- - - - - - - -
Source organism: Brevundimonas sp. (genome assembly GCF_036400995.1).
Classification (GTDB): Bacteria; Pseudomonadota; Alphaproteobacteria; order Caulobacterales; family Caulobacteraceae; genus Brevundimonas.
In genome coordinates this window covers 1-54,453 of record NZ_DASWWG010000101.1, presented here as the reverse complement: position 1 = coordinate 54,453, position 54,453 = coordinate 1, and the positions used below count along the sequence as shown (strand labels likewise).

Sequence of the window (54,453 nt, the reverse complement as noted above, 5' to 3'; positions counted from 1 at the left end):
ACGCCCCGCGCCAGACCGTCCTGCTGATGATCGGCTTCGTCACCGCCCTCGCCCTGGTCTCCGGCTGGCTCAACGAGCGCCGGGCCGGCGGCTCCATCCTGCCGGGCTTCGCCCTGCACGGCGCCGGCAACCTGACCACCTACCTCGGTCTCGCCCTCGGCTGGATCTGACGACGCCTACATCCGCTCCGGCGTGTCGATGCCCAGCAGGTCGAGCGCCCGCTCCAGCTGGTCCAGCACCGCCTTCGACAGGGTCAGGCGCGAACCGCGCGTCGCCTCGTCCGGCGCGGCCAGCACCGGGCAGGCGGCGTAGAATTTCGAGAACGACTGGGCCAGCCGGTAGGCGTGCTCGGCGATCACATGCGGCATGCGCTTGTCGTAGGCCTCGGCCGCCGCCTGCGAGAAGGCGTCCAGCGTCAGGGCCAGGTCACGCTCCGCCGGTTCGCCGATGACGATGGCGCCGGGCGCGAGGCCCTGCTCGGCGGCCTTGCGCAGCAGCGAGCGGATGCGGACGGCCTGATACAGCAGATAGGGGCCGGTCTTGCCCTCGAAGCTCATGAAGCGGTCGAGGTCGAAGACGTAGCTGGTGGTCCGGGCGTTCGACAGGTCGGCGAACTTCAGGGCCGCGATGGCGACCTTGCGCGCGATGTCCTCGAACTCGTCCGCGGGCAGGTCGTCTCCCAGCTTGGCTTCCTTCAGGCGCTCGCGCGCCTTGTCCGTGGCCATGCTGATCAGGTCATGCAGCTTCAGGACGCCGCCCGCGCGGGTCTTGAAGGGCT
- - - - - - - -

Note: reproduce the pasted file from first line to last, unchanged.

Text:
Source organism: Brevundimonas sp. (genome assembly GCF_036400995.1).
Classification (GTDB): Bacteria; Pseudomonadota; Alphaproteobacteria; order Caulobacterales; family Caulobacteraceae; genus Brevundimonas.
In genome coordinates this window covers 1-54,453 of record NZ_DASWWG010000101.1, presented here as the reverse complement: position 1 = coordinate 54,453, position 54,453 = coordinate 1, and the positions used below count along the sequence as shown (strand labels likewise).

Sequence of the window (54,453 nt, the reverse complement as noted above, 5' to 3'; positions counted from 1 at the left end):
ACGCCCCGCGCCAGACCGTCCTGCTGATGATCGGCTTCGTCACCGCCCTCGCCCTGGTCTCCGGCTGGCTCAACGAGCGCCGGGCCGGCGGCTCCATCCTGCCGGGCTTCGCCCTGCACGGCGCCGGCAACCTGACCACCTACCTCGGTCTCGCCCTCGGCTGGATCTGACGACGCCTACATCCGCTCCGGCGTGTCGATGCCCAGCAGGTCGAGCGCCCGCTCCAGCTGGTCCAGCACCGCCTTCGACAGGGTCAGGCGCGAACCGCGCGTCGCCTCGTCCGGCGCGGCCAGCACCGGGCAGGCGGCGTAGAATTTCGAGAACGACTGGGCCAGCCGGTAGGCGTGCTCGGCGATCACATGCGGCATGCGCTTGTCGTAGGCCTCGGCCGCCGCCTGCGAGAAGGCGTCCAGCGTCAGGGCCAGGTCACGCTCCGCCGGTTCGCCGATGACGATGGCGCCGGGCGCGAGGCCCTGCTCGGCGGCCTTGCGCAGCAGCGAGCGGATGCGGACGGCCTGATACAGCAGATAGGGGCCGGTCTTGCCCTCGAAGCTCATGAAGCGGTCGAGGTCGAAGACGTAGCTGGTGGTCCGGGCGTTCGACAGGTCGGCGAACTTCAGGGCCGCGATGGCGACCTTGCGCGCGATGTCCTCGAACTCGTCCGCGGGCAGGTCGTCTCCCAGCTTGGCTTCCTTCAGGCGCTCGCGCGCCTTGTCCGTGGCCATGCTGATCAGGTCATGCAGCTTCAGGACGCCGCCCGCGCGGGTCTTGAAGGGCT